Eastman Kodak (NYSE:EK) has had a tough decade.

Since peaking in 1996 at $16.2 billion, the company's sales have dropped by more than 17%. Caught flat-footed by consumers moving to digital photography and bombarded by Japanese competitors like Fuji Photo Film (NASDAQ:FUJIY), Eastman Kodak has seen its traditional businesses wither and its Wall Street support fade like a poorly developed photo. The indignity culminated in April of 2004, when Eastman Kodak was booted from the Dow Jones Industrial Average.

Virtually left for dead, Kodak has been working hard since then to remake itself. In late 2003, Kodak CEO Daniel Carp launched a new strategy. Believing that the company had to focus on increasing its presence in the digital arena, he has led Kodak to buttress its business in the commercial, consumer, and medical imaging markets.

Proving that when the going gets tough, the tough go shopping, Kodak has gone on a spree. Spending more than $3 billion, it has aggressively bought up companies in the medical imaging and commercial printing markets. On Monday morning, Kodak announced the latest addition to its menagerie -- a $980 million purchase of Canadian Creo (NASDAQ:CREO), a Canadian software maker for the commercial printing industry.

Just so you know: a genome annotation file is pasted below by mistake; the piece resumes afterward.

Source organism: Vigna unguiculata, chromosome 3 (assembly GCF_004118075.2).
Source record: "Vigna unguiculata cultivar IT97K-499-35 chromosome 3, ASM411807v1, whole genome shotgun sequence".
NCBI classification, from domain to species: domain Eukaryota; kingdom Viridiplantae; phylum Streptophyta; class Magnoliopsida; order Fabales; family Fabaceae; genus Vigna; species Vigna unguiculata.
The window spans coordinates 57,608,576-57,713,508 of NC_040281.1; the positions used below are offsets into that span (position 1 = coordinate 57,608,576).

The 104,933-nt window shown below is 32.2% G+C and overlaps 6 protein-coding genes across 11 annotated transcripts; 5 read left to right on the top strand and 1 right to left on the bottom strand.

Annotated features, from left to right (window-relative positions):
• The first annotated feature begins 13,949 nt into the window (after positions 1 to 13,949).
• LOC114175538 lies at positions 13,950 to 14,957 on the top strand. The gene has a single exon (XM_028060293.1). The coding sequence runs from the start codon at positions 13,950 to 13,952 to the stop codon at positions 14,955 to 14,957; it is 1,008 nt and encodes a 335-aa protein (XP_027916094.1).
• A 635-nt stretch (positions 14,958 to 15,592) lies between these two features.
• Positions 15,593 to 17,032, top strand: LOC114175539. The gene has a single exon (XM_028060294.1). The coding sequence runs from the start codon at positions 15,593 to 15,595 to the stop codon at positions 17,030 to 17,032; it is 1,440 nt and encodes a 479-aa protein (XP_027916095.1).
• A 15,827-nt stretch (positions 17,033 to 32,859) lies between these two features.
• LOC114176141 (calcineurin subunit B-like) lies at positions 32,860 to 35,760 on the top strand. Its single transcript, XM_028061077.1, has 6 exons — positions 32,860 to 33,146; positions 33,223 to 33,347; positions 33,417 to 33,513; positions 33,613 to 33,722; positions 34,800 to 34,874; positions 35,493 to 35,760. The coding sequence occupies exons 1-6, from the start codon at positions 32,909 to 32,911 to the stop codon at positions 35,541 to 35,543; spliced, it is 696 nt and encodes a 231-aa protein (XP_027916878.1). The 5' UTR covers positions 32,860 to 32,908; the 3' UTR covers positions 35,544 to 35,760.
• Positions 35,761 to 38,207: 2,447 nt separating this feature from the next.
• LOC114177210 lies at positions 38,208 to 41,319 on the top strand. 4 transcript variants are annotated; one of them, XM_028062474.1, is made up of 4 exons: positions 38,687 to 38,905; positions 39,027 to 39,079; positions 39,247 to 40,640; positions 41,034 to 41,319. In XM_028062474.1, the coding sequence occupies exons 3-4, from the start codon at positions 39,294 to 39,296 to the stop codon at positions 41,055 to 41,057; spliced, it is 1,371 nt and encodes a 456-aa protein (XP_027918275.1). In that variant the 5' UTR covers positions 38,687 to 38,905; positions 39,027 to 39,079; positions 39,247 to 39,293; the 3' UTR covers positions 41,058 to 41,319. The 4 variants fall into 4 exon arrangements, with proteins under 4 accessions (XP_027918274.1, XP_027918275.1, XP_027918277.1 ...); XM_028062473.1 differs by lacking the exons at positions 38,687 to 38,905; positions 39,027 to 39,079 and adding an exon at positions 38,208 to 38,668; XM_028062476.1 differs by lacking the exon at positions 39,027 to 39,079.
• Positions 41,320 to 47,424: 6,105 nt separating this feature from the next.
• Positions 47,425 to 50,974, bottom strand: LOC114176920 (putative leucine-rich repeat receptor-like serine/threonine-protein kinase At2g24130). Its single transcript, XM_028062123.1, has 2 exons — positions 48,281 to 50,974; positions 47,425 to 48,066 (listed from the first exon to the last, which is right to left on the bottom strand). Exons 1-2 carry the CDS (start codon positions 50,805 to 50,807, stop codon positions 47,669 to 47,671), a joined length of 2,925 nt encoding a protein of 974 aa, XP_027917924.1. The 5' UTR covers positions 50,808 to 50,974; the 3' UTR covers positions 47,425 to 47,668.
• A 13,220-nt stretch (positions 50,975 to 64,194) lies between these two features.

Thus far, the market has liked what it's seen. Fools who purchased EK shares on news of the Dow Jones dumping have seen their stock go up more than 30%, and those who bought into the ugliness of late 2003 have seen more than 50% in appreciation.

The recovery is in its early stages, but Kodak did announce that full-year revenues for 2004 were up 5% over 2003. This is perhaps a modest figure, although it does represent back-to-back years of revenue growth -- and that hasn't happened since 1996.

Still, Kodak's future is not crystal clear. All of these acquisitions might raise legitimate concerns about whether Kodak has spread itself too thin and gotten into too many dissimilar businesses. What's more, debt is on the way up as the company intends to pay for its Creo acquisition with another $900 million in additional borrowings.

There's no question, then, that the company has bet its future -- or at least its solvency -- on blending these acquisitions together into a solid growth business. It will take time to see whether the moves will work, but in any case, this is certainly not your parents' Eastman Kodak.

Fool contributor Stephen Simpson, CFA, has no ownership interest in any stocks mentioned.